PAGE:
From 9/11 conspiracy theorists and UFO obsessives to the cult of Ayn Rand and Birther crusaders, America is suffering from an explosion in post-rationalist ideological movements. In Among the Truthers, journalist Jonathan Kay offers a thoughtful and sobering look at how social networking and Web-based video sharing have engendered a flourishing of new conspiracism. Kay details the sociological profiles of ten brands of modern conspiracists—the Failed Historian, the Mid-Life Crack-Up, the Damaged Survivor, the Campus Revolutionary, the Stoner, the Clinical Case, the Puzzle Solver, the Christian Doomsayer, the Cosmic Voyager, and the Egomaniac—in a compelling exploration of America’s departure from reason and what it means for the very future of rational discourse as the nation steps further into the 21st century.
From left-wing 9/11 conspiracy theorists to right-wing Obama-hating "birthers"—a sobering, eyewitness look at how America's marketplace of ideas is fracturing into a multitude of tiny, radicalized boutiques—each peddling its own brand of paranoia.
Throughout most of our nation's history, the United States has been bound together by a shared worldview. But the 9/11 terrorist attacks opened a rift in the collective national psyche: Increasingly, Americans are abandoning reality and retreating to Internet-based fantasy worlds conjured into existence out of our own fears and prejudices.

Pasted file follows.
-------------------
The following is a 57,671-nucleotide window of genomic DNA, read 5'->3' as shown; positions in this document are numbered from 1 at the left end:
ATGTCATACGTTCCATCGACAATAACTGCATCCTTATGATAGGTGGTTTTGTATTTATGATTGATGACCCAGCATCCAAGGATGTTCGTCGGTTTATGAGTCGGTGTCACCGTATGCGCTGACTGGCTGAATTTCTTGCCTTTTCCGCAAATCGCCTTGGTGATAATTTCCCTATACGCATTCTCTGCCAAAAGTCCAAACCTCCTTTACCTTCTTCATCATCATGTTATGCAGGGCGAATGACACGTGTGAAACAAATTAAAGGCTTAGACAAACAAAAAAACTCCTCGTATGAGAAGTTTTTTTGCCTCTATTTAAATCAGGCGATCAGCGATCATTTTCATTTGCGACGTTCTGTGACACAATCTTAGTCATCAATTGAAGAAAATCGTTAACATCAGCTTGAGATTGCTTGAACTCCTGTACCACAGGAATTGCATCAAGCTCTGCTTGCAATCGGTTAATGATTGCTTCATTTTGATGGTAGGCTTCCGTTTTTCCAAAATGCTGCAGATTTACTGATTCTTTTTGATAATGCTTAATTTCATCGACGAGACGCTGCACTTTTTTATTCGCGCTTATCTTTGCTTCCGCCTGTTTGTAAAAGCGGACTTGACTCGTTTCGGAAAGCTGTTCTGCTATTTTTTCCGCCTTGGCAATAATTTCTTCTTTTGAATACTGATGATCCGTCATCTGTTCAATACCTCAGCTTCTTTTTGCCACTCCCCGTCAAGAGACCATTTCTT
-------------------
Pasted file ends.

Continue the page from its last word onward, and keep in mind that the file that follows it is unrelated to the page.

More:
The most disturbing symptom of this trend is the 9/11 Truth movement, whose members believe that Bush administration officials engineered the September 11, 2001, terrorist attacks as a pretext to launch wars in Afghanistan and Iraq. But these "Truthers" are merely one segment of a vast conspiracist subculture that includes many other groups: anti-Obama extremists who believe their president is actually a foreign-born Manchurian Candidate seeking to destroy the United States from within; radical alternative-medicine advocates who claim that vaccine makers and mainstream doctors are conspiring to kill large swathes of humanity; financial neo-populists who have adapted the angry message of their nineteenth-century forebears to the age of Twitter; Holocaust deniers; fluoride phobics; obsessive Islamophobes; and more.
For two years journalist Jonathan Kay immersed himself in this dark subculture, attending conventions of conspiracy theorists, surfing their discussion boards, reading their websites, joining their Facebook groups, and interviewing them in their homes and offices. He discovered that while many of their theories may seem harmlessly bizarre, their proliferation has done real damage to the sense of shared reality that we rely on as a society. Kay also offers concrete steps that intelligent, culturally engaged Americans can take to reject conspiracism and help regain control of the intellectual landscape.